And despite all the threats of violence, or of suicide, nothing happens - once the abuser realises they no longer have control. All they want is to control - and when they can't, they lose interest and go off to someone else they can control. That's the pattern with narcissistic psychopaths - the clue is in the name. A narcissist is too fond of themselves to kill themselves. 

Yet more conversations in this category have taken place at Retreats For You recently. For those who don't know, it's where I run mostly writing retreats and people come to stay for four nights. Over the course of a few nights we get to know each other and often the talk revolves around partners - well we ARE women :-). Although I haven't got much to add, nothing more than I said in my last blog, I'm a good listener and people often share their experiences. There have been several who have said they have had to escape abusive relationships and one woman was with a man so controlling, that he would not even let her drive herself the two hour journey to a regular event that she took part in every week at a club. As it turned out, the driver who started giving her a lift there was the man who eventually became her partner and got her away from her abusive husband. Her husband was controlling all of the money as well, and was totally unreasonable about decisions to do with the children and what they were allowed to do, but all he would ever say is 'because I said so.' And the whole family would tiptoe around him and tread on eggshells so as not to annoy him.

Imagine that was your main aim in life? Not to annoy someone? Not to make them angry?
How awful.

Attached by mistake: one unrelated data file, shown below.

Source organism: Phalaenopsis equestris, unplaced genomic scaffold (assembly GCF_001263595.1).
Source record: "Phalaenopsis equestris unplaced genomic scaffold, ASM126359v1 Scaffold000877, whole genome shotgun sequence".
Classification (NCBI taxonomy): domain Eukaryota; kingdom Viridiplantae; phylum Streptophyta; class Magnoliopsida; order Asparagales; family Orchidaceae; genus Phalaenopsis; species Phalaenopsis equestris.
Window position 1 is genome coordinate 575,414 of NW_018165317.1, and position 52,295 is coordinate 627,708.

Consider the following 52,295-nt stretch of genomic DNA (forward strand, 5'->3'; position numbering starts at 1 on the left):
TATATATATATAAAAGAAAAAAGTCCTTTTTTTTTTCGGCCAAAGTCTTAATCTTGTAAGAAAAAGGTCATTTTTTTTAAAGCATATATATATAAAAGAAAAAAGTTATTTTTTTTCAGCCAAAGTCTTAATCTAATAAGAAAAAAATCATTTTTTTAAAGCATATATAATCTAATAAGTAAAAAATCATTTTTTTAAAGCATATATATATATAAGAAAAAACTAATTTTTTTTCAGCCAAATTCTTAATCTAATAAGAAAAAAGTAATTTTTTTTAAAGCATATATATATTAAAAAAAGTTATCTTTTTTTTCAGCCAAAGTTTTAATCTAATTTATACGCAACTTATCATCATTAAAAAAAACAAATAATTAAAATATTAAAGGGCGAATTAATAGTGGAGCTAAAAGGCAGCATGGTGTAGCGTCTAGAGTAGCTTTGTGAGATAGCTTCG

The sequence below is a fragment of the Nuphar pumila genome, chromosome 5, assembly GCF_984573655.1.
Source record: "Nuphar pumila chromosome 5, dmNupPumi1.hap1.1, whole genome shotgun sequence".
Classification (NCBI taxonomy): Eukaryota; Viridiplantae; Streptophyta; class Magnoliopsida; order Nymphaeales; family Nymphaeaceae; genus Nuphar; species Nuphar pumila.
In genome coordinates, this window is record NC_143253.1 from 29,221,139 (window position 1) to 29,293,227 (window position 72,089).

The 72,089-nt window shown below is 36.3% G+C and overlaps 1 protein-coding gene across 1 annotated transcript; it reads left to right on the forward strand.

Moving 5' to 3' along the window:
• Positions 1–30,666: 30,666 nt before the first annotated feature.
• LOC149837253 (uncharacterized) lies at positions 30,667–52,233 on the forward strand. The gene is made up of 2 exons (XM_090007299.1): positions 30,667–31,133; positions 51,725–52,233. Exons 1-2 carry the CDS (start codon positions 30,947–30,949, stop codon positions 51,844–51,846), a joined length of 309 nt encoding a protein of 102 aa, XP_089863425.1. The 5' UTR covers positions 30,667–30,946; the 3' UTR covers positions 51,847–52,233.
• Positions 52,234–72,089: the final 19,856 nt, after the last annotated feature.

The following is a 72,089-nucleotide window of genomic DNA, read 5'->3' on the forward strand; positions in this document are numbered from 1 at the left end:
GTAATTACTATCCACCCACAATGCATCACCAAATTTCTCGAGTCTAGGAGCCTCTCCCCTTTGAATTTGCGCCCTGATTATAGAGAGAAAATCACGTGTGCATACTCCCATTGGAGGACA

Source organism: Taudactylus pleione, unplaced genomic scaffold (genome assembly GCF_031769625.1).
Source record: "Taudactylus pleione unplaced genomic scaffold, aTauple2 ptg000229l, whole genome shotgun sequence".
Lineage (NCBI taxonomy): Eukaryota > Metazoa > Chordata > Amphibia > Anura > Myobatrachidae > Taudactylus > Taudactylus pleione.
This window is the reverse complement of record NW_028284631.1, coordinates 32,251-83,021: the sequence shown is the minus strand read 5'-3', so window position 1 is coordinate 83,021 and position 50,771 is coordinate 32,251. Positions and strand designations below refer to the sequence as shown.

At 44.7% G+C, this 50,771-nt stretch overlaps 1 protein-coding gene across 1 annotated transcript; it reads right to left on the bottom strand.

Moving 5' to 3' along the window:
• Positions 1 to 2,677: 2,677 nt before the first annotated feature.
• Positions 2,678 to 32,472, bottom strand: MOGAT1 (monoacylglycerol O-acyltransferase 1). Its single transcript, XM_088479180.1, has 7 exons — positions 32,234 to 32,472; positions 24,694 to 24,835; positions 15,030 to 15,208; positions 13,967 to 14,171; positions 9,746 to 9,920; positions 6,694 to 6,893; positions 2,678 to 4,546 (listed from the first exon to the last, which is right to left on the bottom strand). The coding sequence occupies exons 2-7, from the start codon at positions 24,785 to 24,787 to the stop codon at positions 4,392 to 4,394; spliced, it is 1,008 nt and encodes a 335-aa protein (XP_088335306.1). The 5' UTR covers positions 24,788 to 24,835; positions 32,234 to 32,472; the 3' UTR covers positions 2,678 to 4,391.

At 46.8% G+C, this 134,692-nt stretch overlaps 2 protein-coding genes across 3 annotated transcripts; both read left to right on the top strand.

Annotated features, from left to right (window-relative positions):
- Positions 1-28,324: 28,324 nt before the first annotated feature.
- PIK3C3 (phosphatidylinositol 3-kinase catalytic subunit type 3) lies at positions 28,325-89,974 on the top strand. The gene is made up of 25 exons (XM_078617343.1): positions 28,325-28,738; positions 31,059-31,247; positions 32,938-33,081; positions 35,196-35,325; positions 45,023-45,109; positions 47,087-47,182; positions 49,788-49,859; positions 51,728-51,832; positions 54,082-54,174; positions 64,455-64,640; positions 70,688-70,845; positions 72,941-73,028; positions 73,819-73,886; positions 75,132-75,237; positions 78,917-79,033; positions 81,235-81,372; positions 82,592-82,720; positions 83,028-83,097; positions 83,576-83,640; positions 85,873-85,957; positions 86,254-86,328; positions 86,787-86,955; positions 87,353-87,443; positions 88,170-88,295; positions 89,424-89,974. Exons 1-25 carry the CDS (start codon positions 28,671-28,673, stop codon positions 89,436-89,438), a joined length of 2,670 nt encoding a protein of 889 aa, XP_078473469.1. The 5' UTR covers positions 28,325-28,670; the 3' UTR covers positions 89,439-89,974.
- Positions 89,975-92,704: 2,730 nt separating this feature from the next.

The most shocking case I have heard recently, was by someone very close to me, I cannot say who but I will call her Harriet. It was shocking because none of us knew. They had been with their partner for several years, and faced violent episodes if that person was angry. The person blamed it on their illness, several illnesses but one major one, and over the years the poor girl got used to worse and worse treatment, until finally, in front of her partner's mother, there was a confrontation and Harriet realised she had to get out. Talking to Harriet now, she says she was just numb to it all. She said she stopped feeling and that was the only way she could put up with it. He kept saying he would end his life if she left him, then he would come back all nice as pie, blaming every bit of bad behaviour on this specific illness even though experts told her afterwards that it was not possible for that to be the only cause. He also lied, about so many things that she only found out later. The thing is she believed him because she wanted so much for things to be right and things to be calm, and for things to be pleasant that she would do almost anything for an easy life. But long-term her life is only getting worse. Now when she looks back, she obviously wishes she had got out sooner. And to hear her talk about it as I did recently, finally sharing with people close to her, and admitting that long term it would never have worked, was galling. Because she just put up with it for so long. But why? It merely enabled him to be the abuser for longer. Deep down she knew it wasn't right. If it had been happening to a friend, she would have known exactly what to say - get out. But it was happening to her and she just felt ashamed to admit it - like she'd failed somehow, since he kept blaming her. She said all she felt was guilty - all the time, about everything to do with him. And if she'd walked away back then, she would have felt even more guilt. This guy had also shown his true colours to others - for instance he also lied about owing people money, saying he had been given something for free and lying convincingly when challenged about it. Until someone actually had to sue him to get the bill paid for his car repairs. Harriet had been told a completely different story by him and believed his version of events, and had gone along with it, complicit in the lie, completely unaware because he was such an accomplished liar. The people around him where he lived, knew what he was like, his family also knew and warned her, but she refused to believe them. I think it's the dynamic between the person that they end up being completely blind to the truth. If you look up narcissistic psychopath on YouTube, (see links at bottom) you will see lots of posts from people who have now escaped being a codependent, because that's what it's called. It is a real thing. And people in that situation should definitely get professional counselling to help them understand that they are not alone. Because they keep telling themselves things will get better, but they don't - not really - not genuinely and not long term.